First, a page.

Home Argentina crisis Panel examines $ 60 million short-term loan for government VI

Panel examines $ 60 million short-term loan for government VI

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Government finance officials, from left to right, the Executive Director of the Public Finance Authority, Kirk Callwood Sr., the Director of the Office of Management and Budget, Jenifer O’Neal, and the Director of Administration and Finance Authority of Public Finance, Nathan Simmonds, testify at Monday’s financial hearing. (Photo by Barry Leerdam, USVI Legislative Assembly)

The Senate Finance Committee worked on the details of a potential $ 60 million loan deal with FirstBank Puerto Rico and Banco Popular de Puerto Rico to fund specific government operations and mitigate revenue losses caused by the new coronavirus.

Governor Albert Bryan Jr. requested the income anticipation note, which would be set at an interest rate of 5.5% to be repaid in 12 months.

Under the bill, the money would create working capital to help the government avoid employee layoffs, pay obligations and cover operating expenses for fiscal 2020.

Senator Kurt Vialet said the bill could be ready for a vote by Thursday, but at Monday’s hearing, senators told government finance officials they were not happy with the loan terms and urged them to push for “fair banking treatment”, something Vialet said the territory was unaware of.

Public Finance Authority director of administration and finance Nathan Simmonds said the two banks were asking for $ 2.5 million each to be set aside as a reserve for debt service. The banks also wanted the government to waive its right to sovereign immunity, under which the government would be immune from prosecution.

The chairman of the finance committee, Senator Kurt Vialet, is leading Monday's discussions.  (Photo by Barry Leerdam, USVI Legislative Assembly)
The chairman of the finance committee, Senator Kurt Vialet, is leading Monday’s discussions. (Photo by Barry Leerdam, USVI Legislative Assembly)

However, lawmakers have been informed by legislative legal counsel that there is no sovereign immunity which the government can waive, and that the stipulation is in violation of the revised organic laws; the government can already both sue and be sued.

Office of Management and Budget Director Jenifer O’Neal said that due to concerns raised by the Federal Emergency Management Agency and the US Treasury during banking negotiations, two items were also removed from the proposed transaction. The items removed were terms that pledged federal grant funds as a source of repayment and a pledge of general obligation from the Virgin Islands government. With these adjustments, O’Neal said she anticipates FEMA and the US Treasury will give final approval, as required by the existing community disaster loan agreement.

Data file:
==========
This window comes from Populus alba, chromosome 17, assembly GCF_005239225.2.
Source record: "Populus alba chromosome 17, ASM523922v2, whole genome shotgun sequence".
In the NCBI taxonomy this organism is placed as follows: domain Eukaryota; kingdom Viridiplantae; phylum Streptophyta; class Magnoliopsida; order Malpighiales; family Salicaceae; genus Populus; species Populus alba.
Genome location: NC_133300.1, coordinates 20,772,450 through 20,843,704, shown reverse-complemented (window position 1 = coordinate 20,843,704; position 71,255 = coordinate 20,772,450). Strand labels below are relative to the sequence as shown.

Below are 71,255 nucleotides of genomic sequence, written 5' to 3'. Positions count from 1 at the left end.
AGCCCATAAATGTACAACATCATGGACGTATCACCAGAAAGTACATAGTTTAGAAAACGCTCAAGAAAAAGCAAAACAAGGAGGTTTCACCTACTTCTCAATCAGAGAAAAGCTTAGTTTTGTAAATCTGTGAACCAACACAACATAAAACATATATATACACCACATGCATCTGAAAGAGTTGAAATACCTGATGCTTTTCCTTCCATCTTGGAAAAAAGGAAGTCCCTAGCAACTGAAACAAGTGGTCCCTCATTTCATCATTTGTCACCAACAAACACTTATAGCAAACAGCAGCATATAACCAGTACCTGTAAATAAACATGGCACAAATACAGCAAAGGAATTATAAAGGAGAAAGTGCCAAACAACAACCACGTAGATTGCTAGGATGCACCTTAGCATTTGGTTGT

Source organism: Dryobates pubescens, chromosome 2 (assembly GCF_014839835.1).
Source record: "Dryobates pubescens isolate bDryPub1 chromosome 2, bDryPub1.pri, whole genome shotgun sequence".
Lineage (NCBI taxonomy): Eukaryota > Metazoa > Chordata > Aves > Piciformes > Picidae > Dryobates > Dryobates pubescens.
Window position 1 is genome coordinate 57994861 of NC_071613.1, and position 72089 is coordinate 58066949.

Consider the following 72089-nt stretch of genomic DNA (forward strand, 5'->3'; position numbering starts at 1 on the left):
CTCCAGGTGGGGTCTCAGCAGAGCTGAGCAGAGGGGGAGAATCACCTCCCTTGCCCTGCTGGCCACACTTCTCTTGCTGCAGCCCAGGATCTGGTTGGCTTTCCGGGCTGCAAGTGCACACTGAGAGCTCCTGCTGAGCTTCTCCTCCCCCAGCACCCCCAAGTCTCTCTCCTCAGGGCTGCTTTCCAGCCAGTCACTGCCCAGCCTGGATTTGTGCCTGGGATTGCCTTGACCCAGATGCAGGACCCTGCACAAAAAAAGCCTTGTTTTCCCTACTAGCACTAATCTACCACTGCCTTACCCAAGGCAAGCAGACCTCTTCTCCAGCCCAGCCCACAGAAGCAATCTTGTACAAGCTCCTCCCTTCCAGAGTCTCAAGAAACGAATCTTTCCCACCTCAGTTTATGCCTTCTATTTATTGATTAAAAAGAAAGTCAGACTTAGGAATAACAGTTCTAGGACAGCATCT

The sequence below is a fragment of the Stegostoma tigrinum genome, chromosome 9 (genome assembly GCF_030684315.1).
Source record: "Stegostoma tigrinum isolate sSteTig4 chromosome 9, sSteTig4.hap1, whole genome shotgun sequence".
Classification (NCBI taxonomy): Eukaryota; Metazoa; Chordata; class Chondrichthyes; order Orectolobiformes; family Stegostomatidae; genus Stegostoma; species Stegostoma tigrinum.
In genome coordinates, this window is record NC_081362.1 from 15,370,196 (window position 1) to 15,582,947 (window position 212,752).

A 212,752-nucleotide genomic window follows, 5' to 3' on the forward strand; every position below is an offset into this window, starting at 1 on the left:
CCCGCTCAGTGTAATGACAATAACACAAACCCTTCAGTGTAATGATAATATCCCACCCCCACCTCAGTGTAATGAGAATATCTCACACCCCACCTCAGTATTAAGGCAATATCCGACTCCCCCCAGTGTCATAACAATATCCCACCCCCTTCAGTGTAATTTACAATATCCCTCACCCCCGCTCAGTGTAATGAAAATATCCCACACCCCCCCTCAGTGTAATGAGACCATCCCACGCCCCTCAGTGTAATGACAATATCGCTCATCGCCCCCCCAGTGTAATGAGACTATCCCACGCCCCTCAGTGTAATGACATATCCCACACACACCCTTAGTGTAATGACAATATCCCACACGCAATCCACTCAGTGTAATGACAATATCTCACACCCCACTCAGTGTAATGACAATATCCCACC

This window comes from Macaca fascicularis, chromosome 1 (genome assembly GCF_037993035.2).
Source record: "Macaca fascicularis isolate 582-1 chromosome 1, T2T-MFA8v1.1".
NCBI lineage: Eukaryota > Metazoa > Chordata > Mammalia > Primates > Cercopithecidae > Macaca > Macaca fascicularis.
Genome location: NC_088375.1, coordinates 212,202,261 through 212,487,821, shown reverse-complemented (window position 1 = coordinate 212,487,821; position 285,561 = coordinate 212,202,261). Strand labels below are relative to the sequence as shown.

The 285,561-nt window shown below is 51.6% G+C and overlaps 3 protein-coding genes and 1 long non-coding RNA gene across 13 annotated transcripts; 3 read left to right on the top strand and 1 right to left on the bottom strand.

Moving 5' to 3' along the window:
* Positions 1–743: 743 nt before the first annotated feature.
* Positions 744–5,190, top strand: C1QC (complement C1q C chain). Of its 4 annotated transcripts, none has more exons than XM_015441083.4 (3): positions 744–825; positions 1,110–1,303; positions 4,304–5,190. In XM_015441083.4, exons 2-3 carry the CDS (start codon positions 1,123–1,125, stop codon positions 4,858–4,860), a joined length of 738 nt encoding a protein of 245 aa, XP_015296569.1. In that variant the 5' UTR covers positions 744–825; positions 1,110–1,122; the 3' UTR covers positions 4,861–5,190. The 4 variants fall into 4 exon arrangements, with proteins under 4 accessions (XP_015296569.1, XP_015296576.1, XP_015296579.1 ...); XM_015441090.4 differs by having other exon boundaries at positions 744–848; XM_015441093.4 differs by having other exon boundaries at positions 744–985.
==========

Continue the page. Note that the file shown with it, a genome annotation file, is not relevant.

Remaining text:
Vialet argued that the additional measure and the language used gave the impression that financial institutions did not trust the USVI government to pay its debts.

“They act like we don’t have any investment in their institution when we have millions of dollars in Banco Popular and FirstBank, but they come up with this draconian language as if the government of the Virgin Islands intends not to pay “, did he declare.

Pressed by Vialet, Public Finance Authority executive director Kirk Callwood Sr. and O’Neal said that as part of the working relationship between banking institutions and government, the government has never defaulted on a loan , made a late payment or not refunded the rent.

Part of the “safety package” that banks are asking for is a statutory lien that was set as a precedent in 2016 with regard to an increase in the gross revenue tax.

“Banks… have seen it as a very important feature of the security package they want,” said Roger Bagley, legal adviser to the Public Finance Authority.

But Vialet said it was like the banks needed all of these security measures because they believed the government wouldn’t settle all the payments.

“We have millions of dollars in these accounts. There has to be some leverage for us to have that money in their accounts. For them to act like we are an outside entity that is not well invested in them is really crazy… Maybe the pushback argument has to be, you are working with us or we are taking all our money from your bank, and we are putting it elsewhere that does not have these draconian measures, ”said Vialet.

Callwood said much of the additional security measures the banks put in place in the loan were tied to the government’s current rating of the market, as well as the current state of the market as a whole, which have both hit hard due to COVID-19[FEMININE[FEMININE

O’Neal said, conditions aside, the government will struggle to make its $ 20 million payroll every two weeks for the next few months without a loan.

O’Neal said the coffers only contain enough for the upcoming July 2 payroll and the government is working on the July 15 payroll. If taxes are collected on July 15, there will be enough for the last July pay. Beyond that, a loan will be necessary, she said.

The committee did not make a final decision on the loan at Monday’s hearing, but the committee plans to reconsider it this week.

All committee members – Sens. Vialet, Janelle Sarauw, Marvin Blyden, Oakland Benta, Allison DeGazon, Dwayne DeGraff and Donna Frett-Gregory – were present at the hearing.

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